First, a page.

By Steven Froias
Winston Gallery is a sweet space nestled into Kilburn Mill at Clarks Cove in New Bedford’s south end. It’s the brainchild of artist and poet Vic Jonez.
Like a sort of speakeasy, you actually enter the gallery from his studio on the second floor of the building. Stepping into it is like walking into a comfortable cocoon of art in a former mill that altogether boasts a half million square feet of space.
The little gallery packs a big punch – especially when Mark “Maki” Carvalho is on the walls. Or more accurately, all over the walls.
The homegrown New Bedford artist is defined by bigness – large canvases culled from his street art that create legends via stencils and spray paint. There’s nothing small about Maki. He’s a big talent and his work reflects large ambitions.
So the question when the show “All Sorts“ was hung in Winston Gallery was…how could the snug gallery contain all of Maki?
Miraculously, it did and does. Resulting in wall-to-wall Maki and total immersion in his world.
”All Sorts” got off to a raucous start that saw about a hundred people walk through the studio and gallery doors – and also visit the very studio of the artist nearby down the hall. On that recent Saturday evening, Jonez handled the curatorial hosting duties while the artist welcomed guests with custom-made prints and t-shirts.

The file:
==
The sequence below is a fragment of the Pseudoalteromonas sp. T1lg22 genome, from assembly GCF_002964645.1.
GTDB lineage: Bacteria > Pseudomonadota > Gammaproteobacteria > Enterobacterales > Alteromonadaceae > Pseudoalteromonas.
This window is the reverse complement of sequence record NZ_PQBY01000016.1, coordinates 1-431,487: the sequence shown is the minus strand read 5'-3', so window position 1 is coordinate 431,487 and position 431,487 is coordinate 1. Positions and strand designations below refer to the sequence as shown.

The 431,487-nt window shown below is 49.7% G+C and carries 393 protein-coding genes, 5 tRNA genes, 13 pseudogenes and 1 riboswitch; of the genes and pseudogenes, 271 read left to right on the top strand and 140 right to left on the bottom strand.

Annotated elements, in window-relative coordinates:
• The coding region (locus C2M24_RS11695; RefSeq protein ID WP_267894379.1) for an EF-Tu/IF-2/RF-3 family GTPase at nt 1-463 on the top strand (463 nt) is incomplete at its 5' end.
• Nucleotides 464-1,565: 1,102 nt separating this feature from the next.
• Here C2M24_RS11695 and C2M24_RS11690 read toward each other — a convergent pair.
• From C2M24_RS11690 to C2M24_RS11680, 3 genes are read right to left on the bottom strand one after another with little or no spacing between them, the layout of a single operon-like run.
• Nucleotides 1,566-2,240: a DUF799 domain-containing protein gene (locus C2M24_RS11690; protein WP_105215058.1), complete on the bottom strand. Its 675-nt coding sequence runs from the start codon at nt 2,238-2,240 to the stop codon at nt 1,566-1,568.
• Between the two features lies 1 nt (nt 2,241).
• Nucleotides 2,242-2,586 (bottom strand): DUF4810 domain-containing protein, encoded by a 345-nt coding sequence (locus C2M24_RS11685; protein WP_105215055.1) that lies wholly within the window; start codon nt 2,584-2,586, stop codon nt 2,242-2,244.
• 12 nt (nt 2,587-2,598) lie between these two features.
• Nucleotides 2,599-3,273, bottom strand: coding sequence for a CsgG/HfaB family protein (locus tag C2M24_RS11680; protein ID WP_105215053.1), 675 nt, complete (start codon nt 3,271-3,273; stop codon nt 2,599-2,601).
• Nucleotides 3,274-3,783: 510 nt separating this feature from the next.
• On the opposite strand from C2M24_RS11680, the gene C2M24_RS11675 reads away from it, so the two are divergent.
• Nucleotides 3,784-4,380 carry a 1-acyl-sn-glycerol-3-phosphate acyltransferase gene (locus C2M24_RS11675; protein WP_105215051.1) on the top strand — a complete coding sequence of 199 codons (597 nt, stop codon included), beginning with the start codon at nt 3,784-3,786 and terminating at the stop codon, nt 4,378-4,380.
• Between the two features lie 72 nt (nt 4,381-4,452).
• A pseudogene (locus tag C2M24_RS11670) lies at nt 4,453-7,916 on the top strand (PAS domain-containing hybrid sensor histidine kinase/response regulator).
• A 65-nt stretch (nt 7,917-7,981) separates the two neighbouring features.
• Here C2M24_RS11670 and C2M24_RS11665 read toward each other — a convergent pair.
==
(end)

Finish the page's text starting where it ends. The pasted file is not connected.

In between, Maki took some time to speak to Umberto Crenca, the founder of Providence’s AS220. That legend walked in the door and exclaimed, “This guy’s work is amazing!”
Many agreed that night – and have agreed for some time throughout the City of New Bedford.
The big show in the small gallery has been extended through Tuesday, May 7. That means visitors to Kilburn Mill at Clarks Cove, 127 W. Rodney French Blvd., have two more weekends to take it it all in. The gallery is typically open anytime after 3:00 p.m. Look for the Winston Gallery sign.
Give a knock at the door on the second floor; the speakeasy password is “Buy Fresh. Buy Local. Buy Maki.”